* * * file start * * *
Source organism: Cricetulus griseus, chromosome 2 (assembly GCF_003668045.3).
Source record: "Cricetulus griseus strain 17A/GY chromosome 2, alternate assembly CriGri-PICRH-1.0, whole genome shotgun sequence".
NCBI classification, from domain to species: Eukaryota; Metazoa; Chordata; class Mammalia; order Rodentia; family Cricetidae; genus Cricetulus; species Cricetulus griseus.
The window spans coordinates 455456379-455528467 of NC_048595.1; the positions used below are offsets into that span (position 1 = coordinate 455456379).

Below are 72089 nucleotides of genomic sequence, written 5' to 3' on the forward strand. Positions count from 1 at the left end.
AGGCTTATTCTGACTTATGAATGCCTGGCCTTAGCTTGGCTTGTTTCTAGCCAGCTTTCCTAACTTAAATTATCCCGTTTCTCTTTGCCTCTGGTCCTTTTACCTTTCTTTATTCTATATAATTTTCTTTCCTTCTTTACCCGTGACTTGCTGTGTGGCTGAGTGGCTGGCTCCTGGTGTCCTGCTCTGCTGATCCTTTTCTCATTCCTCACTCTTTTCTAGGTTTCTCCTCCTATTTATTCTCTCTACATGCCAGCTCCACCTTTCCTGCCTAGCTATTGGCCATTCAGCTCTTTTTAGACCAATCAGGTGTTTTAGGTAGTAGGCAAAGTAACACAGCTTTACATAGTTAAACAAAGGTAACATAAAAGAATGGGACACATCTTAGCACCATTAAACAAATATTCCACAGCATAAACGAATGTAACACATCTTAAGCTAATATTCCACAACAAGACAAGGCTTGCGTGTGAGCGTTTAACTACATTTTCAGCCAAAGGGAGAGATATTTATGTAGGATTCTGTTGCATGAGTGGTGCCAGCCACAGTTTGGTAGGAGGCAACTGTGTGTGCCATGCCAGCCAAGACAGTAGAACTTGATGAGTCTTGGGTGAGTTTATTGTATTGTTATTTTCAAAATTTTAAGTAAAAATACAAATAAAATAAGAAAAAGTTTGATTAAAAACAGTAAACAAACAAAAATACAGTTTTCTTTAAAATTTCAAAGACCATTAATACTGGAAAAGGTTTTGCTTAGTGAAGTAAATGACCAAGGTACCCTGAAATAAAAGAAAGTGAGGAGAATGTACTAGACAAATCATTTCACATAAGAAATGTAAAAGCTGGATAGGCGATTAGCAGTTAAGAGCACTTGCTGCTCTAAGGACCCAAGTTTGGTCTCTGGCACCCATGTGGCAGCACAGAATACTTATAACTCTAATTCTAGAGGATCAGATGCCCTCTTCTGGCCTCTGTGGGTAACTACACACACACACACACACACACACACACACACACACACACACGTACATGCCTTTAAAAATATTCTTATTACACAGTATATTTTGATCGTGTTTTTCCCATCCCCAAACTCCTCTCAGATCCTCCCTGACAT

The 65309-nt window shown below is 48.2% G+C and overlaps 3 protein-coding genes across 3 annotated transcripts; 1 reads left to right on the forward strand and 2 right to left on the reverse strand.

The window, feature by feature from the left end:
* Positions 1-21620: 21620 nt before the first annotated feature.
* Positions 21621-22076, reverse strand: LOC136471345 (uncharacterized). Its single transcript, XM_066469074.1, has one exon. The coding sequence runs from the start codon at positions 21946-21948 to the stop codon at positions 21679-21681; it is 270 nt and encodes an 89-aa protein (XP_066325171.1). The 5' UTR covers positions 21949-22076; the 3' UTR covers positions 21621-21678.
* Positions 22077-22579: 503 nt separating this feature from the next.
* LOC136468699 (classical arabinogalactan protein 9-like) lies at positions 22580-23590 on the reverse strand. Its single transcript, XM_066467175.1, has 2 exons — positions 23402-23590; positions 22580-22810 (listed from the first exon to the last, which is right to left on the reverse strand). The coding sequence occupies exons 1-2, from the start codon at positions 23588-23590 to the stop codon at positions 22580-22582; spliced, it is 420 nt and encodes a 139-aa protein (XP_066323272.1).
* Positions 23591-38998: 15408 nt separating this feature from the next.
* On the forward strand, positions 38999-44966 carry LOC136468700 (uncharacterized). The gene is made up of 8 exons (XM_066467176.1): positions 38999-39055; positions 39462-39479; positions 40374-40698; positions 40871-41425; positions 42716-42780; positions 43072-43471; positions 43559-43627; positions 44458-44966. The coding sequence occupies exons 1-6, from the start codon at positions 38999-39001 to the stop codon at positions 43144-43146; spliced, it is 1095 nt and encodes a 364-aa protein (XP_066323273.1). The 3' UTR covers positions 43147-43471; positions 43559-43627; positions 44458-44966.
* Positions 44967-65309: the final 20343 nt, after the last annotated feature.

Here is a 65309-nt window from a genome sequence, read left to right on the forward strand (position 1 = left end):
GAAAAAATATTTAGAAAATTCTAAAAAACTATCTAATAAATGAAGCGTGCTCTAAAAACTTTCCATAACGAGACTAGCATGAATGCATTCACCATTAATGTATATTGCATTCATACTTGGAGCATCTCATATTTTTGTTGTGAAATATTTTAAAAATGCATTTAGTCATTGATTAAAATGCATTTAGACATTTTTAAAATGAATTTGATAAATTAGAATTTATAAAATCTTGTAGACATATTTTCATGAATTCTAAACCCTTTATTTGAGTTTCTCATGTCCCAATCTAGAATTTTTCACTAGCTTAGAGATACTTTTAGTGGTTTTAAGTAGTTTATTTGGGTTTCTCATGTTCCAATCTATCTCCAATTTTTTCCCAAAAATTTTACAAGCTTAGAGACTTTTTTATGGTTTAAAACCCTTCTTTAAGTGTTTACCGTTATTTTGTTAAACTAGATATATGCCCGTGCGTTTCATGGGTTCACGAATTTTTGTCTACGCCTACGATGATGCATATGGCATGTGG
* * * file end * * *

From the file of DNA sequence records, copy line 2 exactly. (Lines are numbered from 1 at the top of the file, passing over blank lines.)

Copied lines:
Source record: "Cricetulus griseus strain 17A/GY chromosome 2, alternate assembly CriGri-PICRH-1.0, whole genome shotgun sequence".